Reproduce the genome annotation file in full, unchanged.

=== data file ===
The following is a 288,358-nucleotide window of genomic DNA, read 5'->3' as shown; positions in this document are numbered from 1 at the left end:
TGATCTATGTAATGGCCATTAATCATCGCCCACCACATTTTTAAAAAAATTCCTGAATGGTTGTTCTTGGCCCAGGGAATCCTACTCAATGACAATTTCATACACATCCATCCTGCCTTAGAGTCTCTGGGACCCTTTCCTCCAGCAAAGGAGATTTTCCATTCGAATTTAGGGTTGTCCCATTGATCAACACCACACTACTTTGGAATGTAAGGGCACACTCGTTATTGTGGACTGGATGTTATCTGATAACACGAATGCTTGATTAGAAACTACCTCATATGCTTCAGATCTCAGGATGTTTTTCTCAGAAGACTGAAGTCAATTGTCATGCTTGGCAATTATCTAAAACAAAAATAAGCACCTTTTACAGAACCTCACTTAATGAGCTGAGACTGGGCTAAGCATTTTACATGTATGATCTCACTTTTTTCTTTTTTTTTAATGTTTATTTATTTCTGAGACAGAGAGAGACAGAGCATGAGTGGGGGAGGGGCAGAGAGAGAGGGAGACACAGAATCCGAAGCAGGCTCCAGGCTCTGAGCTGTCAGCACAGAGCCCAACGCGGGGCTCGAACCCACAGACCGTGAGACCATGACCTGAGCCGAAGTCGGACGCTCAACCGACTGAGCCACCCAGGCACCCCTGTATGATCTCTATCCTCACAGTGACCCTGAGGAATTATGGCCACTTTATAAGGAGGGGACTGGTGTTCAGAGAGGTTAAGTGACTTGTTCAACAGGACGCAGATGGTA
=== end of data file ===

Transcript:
The following is a 288,358-nucleotide window of genomic DNA, read 5'->3' as shown; positions in this document are numbered from 1 at the left end:
TGATCTATGTAATGGCCATTAATCATCGCCCACCACATTTTTAAAAAAATTCCTGAATGGTTGTTCTTGGCCCAGGGAATCCTACTCAATGACAATTTCATACACATCCATCCTGCCTTAGAGTCTCTGGGACCCTTTCCTCCAGCAAAGGAGATTTTCCATTCGAATTTAGGGTTGTCCCATTGATCAACACCACACTACTTTGGAATGTAAGGGCACACTCGTTATTGTGGACTGGATGTTATCTGATAACACGAATGCTTGATTAGAAACTACCTCATATGCTTCAGATCTCAGGATGTTTTTCTCAGAAGACTGAAGTCAATTGTCATGCTTGGCAATTATCTAAAACAAAAATAAGCACCTTTTACAGAACCTCACTTAATGAGCTGAGACTGGGCTAAGCATTTTACATGTATGATCTCACTTTTTTCTTTTTTTTTAATGTTTATTTATTTCTGAGACAGAGAGAGACAGAGCATGAGTGGGGGAGGGGCAGAGAGAGAGGGAGACACAGAATCCGAAGCAGGCTCCAGGCTCTGAGCTGTCAGCACAGAGCCCAACGCGGGGCTCGAACCCACAGACCGTGAGACCATGACCTGAGCCGAAGTCGGACGCTCAACCGACTGAGCCACCCAGGCACCCCTGTATGATCTCTATCCTCACAGTGACCCTGAGGAATTATGGCCACTTTATAAGGAGGGGACTGGTGTTCAGAGAGGTTAAGTGACTTGTTCAACAGGACGCAGATGGTA